The Photomaton, as it was originally known, took years to create as Anatol tinkered with chemical formulas in hopes of finding a faster developing process while maintaining picture quality. Though running a successful photography studio in Shanghai, China, Anatol decided to relocate to America to secure financial backers to build his machine. After raising $11,000 (approximately $150,000 in 2017), Anatol built his first Photomaton and opened for business in Midtown Manhattan in 1925. Lines quickly wrapped around the block with as many as 7,500 people a day paying a quarter for a strip of eight photographs. (We did the math for you: that’s $1,875 a day in 1925 or more than $25,000 a day in 2016.) Anatol’s Photomaton became known as “Broadway’s Greatest Quarter Snatcher” and he started dating a silent film star named Ganna.

But Anatol’s run at the American dream wasn’t over just yet. In March 1927, The New York Times ran the headline, “Slot Photo Device Brings $1,000,000 to Young Inventor”, on their front page. An investment group led by Henry Morgenthau, a former ambassador to Turkey and founder of the American Red Cross, offered Anatol a buyout and royalties for his patent. He accepted. The next year, he sold the European rights.

“I don't remember the things that started me on the invention,” Josepho told the Times in 1927. “The idea gradually grew on me that it would be a great thing commercially to invent a coin-in-the-slot machine which would automatically photograph the sitter, develop the photographs, dry them and deliver them.”

He later added, “I shall certainly dedicate much of my life and this newly acquired wealth to helping my brother inventors achieve the same success.”

Anatol Josepho died in 1980 in a La Jolla, California nursing home.

2,269

The number of Fotomat locations in 1975. At its peak, the chain had nearly 4,000 locations, but they had dwindled to around 800 or so by 1990, according to the Rochester Democrat and Chronicle. They were already on the decline before digital cameras were even a thing—in part because of competition. In 1981 for example, Technicolor, a company better known for its movie film technology, launched a competitor to Fotomat.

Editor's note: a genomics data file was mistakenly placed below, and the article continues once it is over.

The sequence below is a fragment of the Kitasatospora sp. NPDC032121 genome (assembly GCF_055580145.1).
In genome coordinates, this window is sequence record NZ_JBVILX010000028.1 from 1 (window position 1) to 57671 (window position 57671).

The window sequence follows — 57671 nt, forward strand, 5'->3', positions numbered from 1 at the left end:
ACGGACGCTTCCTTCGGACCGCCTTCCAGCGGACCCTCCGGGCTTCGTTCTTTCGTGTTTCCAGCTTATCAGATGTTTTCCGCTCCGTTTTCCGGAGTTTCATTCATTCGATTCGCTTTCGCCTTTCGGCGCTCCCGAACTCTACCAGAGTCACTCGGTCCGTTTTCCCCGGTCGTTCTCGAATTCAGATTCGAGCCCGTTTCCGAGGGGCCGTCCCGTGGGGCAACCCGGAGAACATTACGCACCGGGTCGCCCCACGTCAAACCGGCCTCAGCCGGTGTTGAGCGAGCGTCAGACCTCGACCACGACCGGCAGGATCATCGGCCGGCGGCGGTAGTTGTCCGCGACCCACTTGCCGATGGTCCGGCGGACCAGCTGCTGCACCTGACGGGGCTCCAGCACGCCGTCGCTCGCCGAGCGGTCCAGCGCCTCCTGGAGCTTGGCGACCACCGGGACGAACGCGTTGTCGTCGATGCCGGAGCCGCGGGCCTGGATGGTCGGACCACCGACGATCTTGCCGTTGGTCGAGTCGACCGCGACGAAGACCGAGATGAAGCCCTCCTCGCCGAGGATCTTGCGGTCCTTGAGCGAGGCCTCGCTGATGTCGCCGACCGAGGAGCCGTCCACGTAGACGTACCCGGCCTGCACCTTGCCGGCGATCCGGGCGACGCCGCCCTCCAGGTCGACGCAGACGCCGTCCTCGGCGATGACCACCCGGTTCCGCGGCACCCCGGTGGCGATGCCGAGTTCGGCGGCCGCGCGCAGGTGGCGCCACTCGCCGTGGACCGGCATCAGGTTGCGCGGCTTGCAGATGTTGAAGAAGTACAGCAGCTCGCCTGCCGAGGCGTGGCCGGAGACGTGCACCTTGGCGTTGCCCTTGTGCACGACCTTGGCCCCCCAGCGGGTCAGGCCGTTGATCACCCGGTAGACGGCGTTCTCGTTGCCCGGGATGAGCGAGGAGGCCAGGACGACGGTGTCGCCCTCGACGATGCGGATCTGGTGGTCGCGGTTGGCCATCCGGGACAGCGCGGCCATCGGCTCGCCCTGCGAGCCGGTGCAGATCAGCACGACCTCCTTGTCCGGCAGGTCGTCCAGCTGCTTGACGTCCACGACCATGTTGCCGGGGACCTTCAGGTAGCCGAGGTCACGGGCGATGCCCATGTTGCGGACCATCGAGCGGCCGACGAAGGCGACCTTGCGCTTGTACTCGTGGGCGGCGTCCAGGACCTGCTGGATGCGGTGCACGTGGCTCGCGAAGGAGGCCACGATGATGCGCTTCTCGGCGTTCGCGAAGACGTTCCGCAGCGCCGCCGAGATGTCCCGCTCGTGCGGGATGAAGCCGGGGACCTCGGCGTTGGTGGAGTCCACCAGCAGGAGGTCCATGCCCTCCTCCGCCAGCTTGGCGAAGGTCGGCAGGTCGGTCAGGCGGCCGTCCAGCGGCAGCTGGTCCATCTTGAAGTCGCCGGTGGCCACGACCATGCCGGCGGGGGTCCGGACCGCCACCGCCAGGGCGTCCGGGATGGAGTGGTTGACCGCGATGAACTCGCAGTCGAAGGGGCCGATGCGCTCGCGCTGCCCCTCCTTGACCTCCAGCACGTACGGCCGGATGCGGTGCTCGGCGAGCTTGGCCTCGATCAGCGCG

Fotomat

A typical Fotomat booth. (Wikimedia Commons)

The tiny huts that pushed photography well into the mainstream

For all their appeal and profit, photo booths have one obvious drawback: they are stationary. For more efficient developing, photo booths also generally printed in black and white. But amateur photographers began desiring full color pictures that took considerably longer to develop. By the 1960s, tech had not yet caught up with consumer desires, so one entrepreneur stepped in with a plan.

Fotomat opened its first location in 1965 in San Diego. The company’s plan to provide convenient, relatively quick photo development proved to be a huge success. Fotomat kiosks, distinctive for their golden pyramid roofs, soon popped up in suburbs across America. Overnight picture processing quickly grabbed investor’s attention too. In 1971, Fotomat was listed on the New York Stock Exchange for public investment. By 1983, the company had an annual revenue of $236.7 million but the pressure was already mounting.

The company’s business model struggled to keep up with its own growth.

"The biggest single factor was our own ineptitude," Fotomat CEO Richard Irwin told The New York Times in 1981.